How Do 3D TVs Work?
How Do 3D Televisions Work?
Before we begin, let's take a closer look at the dynamics of a 3D TV. Stereoscopy, or 3D imaging, does not entail rocket science, but it calls for a bit of cunning and trickery in order to fool your brain into seeing a 3D picture. Fundamentally, stereoscopic images appear blurred when viewed with naked eyes. That's because the display is sending two sets of images, one for the left and the other for the right eye. When applied with the right type of eyewear (depending on the 3D technology used), these two images are combined by the brain which then interprets them as a single image with depth. These left and right images are typically shot on cameras with discrete lenses, spaced marginally apart to create a slightly different perspective. Alternatively, a conventional 2D film can be post-processed to create left and right eye pictures.
In the past, flatscreen displays did not make suitable candidates for 3D due to their slower frame rates. For example, a 50Hz TV can only yield 25 frames per second (for each eye) at best. It is unlikely anyone would enjoy flickering 3D images, would they? Thankfully, the AV landscape has evolved dramatically since then. With native 100Hz or 120Hz frame rates (do not confuse this with pixel response time) being a reality now, manufacturers are empowered to develop functional 3D screens for the consumer end. As we speak, however, TV makers are still in the process of tweaking their offerings to bring the stereoscopic experience one step closer to perfection.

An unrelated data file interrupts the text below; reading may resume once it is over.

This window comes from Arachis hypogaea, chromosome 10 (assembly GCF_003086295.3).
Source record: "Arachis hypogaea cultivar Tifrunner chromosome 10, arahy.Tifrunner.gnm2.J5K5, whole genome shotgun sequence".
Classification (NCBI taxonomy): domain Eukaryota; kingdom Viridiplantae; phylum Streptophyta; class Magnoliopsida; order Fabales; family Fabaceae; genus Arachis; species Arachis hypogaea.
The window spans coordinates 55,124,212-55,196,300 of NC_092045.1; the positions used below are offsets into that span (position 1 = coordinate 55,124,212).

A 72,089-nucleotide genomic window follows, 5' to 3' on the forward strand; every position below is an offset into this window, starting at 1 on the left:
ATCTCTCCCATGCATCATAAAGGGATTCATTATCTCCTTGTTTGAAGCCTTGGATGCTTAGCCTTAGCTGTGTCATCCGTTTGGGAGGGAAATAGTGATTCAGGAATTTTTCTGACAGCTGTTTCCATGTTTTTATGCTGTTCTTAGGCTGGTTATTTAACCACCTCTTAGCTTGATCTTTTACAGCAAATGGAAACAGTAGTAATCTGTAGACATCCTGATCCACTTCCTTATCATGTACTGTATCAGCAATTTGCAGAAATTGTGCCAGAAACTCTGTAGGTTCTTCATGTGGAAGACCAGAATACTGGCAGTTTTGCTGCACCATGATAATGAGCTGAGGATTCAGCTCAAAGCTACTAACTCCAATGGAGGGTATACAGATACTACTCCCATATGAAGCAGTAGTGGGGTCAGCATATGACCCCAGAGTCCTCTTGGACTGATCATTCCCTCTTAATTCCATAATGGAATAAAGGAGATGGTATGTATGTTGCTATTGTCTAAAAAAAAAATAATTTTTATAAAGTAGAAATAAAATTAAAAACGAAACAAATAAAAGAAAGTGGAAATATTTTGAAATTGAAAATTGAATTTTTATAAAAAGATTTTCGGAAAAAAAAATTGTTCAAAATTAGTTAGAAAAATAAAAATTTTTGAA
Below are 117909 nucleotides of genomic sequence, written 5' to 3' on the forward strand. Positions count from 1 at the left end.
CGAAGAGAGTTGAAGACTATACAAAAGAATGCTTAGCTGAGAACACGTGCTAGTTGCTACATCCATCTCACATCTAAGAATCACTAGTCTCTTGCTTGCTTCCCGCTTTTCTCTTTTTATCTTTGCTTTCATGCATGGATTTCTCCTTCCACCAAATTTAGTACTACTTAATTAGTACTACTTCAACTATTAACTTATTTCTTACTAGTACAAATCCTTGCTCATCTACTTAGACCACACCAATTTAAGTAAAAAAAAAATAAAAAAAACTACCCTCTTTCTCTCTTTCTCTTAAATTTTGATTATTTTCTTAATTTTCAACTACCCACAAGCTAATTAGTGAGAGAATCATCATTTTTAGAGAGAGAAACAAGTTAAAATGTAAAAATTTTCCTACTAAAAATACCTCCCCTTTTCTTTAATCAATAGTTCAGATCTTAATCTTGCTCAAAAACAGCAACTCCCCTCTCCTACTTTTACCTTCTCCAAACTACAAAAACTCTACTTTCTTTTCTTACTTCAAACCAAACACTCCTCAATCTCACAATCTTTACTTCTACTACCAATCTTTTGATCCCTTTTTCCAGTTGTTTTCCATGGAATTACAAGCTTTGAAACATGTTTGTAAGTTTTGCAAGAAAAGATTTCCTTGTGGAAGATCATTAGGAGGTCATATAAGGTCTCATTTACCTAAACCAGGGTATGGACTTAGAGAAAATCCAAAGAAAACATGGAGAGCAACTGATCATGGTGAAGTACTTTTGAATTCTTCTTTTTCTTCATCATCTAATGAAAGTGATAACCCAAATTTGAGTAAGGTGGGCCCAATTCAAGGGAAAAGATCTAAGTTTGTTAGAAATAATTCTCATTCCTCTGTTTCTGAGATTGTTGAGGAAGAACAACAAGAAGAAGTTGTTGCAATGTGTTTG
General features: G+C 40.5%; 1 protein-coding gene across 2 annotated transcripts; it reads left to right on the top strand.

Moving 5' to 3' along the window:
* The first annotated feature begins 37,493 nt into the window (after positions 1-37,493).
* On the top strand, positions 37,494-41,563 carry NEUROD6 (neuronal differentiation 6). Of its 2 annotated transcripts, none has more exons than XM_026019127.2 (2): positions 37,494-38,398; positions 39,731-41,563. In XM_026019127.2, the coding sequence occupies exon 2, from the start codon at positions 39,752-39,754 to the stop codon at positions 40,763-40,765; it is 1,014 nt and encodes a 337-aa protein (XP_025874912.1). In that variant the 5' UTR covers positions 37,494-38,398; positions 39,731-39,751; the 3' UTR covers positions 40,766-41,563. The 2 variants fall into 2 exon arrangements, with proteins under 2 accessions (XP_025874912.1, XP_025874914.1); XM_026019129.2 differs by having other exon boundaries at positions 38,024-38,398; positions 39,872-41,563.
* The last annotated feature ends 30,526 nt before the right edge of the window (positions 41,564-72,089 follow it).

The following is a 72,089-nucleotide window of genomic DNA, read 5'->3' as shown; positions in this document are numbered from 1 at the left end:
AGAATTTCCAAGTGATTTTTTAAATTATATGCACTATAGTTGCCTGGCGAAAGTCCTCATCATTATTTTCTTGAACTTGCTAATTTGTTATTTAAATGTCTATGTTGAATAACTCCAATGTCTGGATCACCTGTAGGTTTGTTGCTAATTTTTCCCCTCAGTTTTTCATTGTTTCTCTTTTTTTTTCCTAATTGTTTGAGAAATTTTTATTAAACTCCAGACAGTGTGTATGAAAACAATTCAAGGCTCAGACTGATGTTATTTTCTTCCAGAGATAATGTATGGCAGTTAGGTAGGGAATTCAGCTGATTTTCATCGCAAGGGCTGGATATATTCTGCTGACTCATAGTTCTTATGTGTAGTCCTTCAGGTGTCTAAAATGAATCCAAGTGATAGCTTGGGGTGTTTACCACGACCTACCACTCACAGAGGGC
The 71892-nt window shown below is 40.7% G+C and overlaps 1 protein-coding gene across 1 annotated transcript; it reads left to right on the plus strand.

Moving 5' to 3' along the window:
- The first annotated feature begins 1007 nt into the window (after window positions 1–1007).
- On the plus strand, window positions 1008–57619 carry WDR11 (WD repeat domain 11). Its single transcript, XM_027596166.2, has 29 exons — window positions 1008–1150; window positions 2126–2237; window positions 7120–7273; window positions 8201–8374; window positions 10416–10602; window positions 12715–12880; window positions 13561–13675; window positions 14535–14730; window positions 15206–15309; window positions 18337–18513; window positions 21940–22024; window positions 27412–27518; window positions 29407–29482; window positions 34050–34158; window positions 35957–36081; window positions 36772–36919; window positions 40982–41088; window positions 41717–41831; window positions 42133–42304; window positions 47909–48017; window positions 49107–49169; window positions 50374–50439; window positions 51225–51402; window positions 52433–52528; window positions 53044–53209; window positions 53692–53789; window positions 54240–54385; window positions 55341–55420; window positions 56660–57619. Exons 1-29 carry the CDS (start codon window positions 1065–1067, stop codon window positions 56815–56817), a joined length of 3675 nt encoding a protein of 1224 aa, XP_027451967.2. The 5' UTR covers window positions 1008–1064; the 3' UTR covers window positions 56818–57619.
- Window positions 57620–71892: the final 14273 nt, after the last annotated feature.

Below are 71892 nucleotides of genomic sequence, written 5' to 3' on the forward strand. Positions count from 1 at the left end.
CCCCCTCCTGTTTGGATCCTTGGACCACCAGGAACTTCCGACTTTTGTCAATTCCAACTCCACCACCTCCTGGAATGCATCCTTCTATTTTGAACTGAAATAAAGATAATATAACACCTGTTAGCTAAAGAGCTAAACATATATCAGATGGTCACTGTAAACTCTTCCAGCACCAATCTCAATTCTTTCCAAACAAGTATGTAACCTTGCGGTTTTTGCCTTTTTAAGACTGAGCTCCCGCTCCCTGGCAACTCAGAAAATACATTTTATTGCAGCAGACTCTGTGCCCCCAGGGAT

3D Formats: Frame Packing vs. Top-and-Bottom vs. Side-by-Side
Not all the 3D content are the same; some come from original 3D sources, some are recreated from 2D. For most consumers, the best 3D content will be those from Blu-ray Discs. Typically encoded at 1080/24p, they employ a method called frame packing, which in layman's terms, is the stacking of two 1,920 x 1,080 images (with some spacing in between) one atop the other. (This creates a tall 2,205 x 1,920 image that you don't actually see.) The 3D image quality is high simply because each eye gets a full HD image.
Due to bandwidth concerns, frame packing is not favored for cable and over-the-air 3D content. In fact, most broadcasters stick to 1080i in order to strike a balance between the need to offer their viewers HD quality content and the need to increase the number of HD channels or streams. In most of these cases, they will try to have the two images needed for each eye be merged into a single image. There are two main ways of doing this: top-and-bottom and side-by-side.
As the name implies, the top-and-bottom method uses either two 1,280 x 360 (for 3D in 720p) or two 1,920 x 540 (for 3D at 1080/24p) images, one on top of the other. The side-by-side method is similar, just that it's now the horizontal (instead of vertical) resolution that's halved. In other words, each eye will get either a 640 x 720 or a 960 x 1,080 image. While some may say that the top-and-bottom method is better for sports content, at the end of the day, neither offers very high image fidelity due to the often noticeable drop in resolution.